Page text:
Tomorrow is the U. S. holiday, Thanksgiving, and when my mom was alive she was this incredible, introverted cook who shoo’ed everyone out of the kitchen to single handedly create a fucking magnificent array of dishes. She’s been gone for 17 years this month but until this year, I couldn’t think through our story with clarity nor could I share it with everyone.
I danced among urban cowboys in tight jeans the night before my mom died. There was no question: after a day at the hospital, it made sense at the time that one of my longtime best friends takes me out on the town.
I remember feeling nearly gleeful on the dance floor. Free. Happy to be alive.
She was several blocks away. Her brain had suffered a series of strokes; her heart, heart attacks; her arteries and organs, breakdowns and malnourishment. Stuffed into her mouth was a ventilator tube, hooked up to a breath-giving machine.
And there I was, dancing in a gay bar.
The year was 1998. I was 27.
Our stories can only tell so much.
As daughters, especially, how can we possibly contain our mothers within the boundaries of words?
Memories that sing:
With her 70-year-old boyfriend, she showed up in my college town on the back of his motorcycle. It was a time sandwiched between her surgery and her death. Usually a robust and curvy woman, she had grown thin with gaunt cheeks. But, on this particular day, her face was flushed pink and she looked happy. She was enjoying a respite from critical health issues and loving her guy, a nurturing yet adventurous man with whom she was madly in love.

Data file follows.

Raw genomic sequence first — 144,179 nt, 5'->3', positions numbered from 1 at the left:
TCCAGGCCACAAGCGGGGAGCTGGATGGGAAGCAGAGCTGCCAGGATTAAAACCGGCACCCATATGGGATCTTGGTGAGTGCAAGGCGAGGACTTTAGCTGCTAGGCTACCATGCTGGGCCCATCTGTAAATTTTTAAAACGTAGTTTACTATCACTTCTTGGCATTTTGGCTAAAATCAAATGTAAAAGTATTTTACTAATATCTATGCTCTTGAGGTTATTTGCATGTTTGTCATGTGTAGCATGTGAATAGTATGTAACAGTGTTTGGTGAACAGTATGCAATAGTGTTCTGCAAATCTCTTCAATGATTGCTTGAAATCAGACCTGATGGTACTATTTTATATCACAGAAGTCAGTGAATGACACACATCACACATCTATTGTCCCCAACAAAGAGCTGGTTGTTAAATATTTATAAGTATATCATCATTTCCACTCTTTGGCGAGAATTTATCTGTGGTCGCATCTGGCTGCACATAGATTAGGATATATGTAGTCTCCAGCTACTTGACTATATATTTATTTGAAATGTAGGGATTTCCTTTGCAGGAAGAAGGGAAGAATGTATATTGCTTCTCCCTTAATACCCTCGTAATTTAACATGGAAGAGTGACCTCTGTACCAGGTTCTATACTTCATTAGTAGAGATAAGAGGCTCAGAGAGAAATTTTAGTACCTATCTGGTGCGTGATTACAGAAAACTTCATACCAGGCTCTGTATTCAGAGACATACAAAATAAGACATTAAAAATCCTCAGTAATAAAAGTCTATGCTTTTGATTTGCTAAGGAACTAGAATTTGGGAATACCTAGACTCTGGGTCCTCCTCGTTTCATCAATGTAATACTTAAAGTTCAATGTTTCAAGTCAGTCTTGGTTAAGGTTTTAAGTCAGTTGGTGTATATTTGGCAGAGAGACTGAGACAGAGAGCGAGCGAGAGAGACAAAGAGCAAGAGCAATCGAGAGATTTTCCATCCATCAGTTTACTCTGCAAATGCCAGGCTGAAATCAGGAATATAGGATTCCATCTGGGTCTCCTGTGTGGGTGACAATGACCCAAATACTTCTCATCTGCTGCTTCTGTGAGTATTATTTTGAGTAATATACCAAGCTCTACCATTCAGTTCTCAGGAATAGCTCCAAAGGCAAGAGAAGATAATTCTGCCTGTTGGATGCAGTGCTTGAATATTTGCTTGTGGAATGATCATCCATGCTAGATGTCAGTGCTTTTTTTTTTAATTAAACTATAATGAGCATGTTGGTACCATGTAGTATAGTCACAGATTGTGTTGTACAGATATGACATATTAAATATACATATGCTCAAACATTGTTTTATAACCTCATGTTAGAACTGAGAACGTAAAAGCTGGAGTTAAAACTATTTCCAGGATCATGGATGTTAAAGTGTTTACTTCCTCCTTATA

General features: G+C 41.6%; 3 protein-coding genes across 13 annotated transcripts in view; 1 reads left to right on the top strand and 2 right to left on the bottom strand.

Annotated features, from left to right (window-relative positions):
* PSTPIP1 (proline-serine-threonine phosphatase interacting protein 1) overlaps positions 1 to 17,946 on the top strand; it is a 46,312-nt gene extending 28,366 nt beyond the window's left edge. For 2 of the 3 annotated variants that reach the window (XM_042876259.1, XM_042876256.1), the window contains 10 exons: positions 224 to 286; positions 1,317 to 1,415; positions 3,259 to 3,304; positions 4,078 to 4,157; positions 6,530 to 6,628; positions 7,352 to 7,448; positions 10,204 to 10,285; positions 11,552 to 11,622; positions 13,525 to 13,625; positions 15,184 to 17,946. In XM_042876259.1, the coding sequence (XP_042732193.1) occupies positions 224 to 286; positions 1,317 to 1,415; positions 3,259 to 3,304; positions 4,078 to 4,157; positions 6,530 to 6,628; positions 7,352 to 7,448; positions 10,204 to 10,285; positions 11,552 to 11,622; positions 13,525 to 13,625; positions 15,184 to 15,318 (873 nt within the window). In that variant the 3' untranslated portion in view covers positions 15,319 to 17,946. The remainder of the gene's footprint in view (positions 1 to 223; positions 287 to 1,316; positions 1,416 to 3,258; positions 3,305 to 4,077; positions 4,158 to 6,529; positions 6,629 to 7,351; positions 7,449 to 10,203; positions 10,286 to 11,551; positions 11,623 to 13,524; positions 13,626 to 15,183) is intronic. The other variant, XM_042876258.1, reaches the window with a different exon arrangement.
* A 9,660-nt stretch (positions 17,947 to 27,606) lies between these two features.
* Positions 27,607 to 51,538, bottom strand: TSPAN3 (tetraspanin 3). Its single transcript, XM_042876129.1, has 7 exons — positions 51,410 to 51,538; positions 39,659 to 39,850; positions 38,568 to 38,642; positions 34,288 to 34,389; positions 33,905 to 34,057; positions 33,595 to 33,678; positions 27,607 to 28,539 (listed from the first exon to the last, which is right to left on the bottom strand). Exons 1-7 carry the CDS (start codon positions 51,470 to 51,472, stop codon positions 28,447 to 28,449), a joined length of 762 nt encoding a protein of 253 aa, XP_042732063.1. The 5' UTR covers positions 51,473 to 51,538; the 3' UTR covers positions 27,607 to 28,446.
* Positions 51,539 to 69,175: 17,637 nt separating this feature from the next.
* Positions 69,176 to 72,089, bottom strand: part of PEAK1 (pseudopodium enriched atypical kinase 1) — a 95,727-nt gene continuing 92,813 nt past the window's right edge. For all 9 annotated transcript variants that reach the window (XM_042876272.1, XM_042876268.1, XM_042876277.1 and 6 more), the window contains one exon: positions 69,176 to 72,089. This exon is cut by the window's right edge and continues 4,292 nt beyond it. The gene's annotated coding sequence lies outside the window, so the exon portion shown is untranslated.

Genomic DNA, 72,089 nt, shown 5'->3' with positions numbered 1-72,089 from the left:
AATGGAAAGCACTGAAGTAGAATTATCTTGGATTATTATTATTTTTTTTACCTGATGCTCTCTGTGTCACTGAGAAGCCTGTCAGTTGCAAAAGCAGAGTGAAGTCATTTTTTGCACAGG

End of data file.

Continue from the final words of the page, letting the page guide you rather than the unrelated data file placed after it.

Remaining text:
I remember giggling with her as he and I helped her off the motorcycle. I surveyed her gear: black cotton gloves; black leg warmers with silver glitter, and a black acrylic scarf. She looked like a 1980’s Hell’s Angels aerobics instructor. Only it was 1997.
This woman, my mom: she was often my best friend. She listened as I thought all thoughts aloud. She modeled the healing effects of curling up in bed with a tome of a book, surrounded by cats and dogs. We wrote to one another when I was a teenager, slipping notes under bedroom doors – from loving cards to long letters spewing with anger.
Between college classes and office work, I called the hospital several times on Surgery Day in 1996. It was estimated to last a few hours. After 10 hours, I finally heard the doctor’s voice on the other end of the line. It was shaking, slightly.
“Your mother’s arteries and veins were very weak,” he reported, “but the surgery is done and she’s in recovery.”
My brothers told me later that Mom withheld the truth from her doctor: that she had been drinking hard liquor every night since she was 16 years old. When they opened her up, she was 63. Her insides were a mess.
This was the invasive procedure she’d worried about and postponed for a long time. Almost ten years earlier, in the 1980’s, she was diagnosed with an aortic aneurysm.
She wrecked her car drinking and driving the year after the surgery. No other cars were involved. The officer didn’t notice the vodka cocktail she had boldly kept in the cup holder. She was tight-lipped with me – my aunt, her sister, revealed this incident after Mom passed away. Even my acute awareness of her drinking didn’t impact the trust I had in her around that time. She was gradually returning to work but still managing post-surgery complications. Never in a million years would I have guessed she’d pull such a stunt.
The aorta: that artery, the largest in our body, running through the center of us, through our core, from our heart.
On the dance floor the night before she died, I recalled the details of the early evening: my brothers and I gathered around her hospital bed, talking to one another and to her, hoping she could understand us. It was my first time being in the presence of a near-death human and I watched, in heart dropping shock, as she moved within her own world. Her eyes were clouded over with infection but she turned her head to look toward a corner of the room. She was attempting to rise up out of bed, her arm reaching in the direction of her gaze.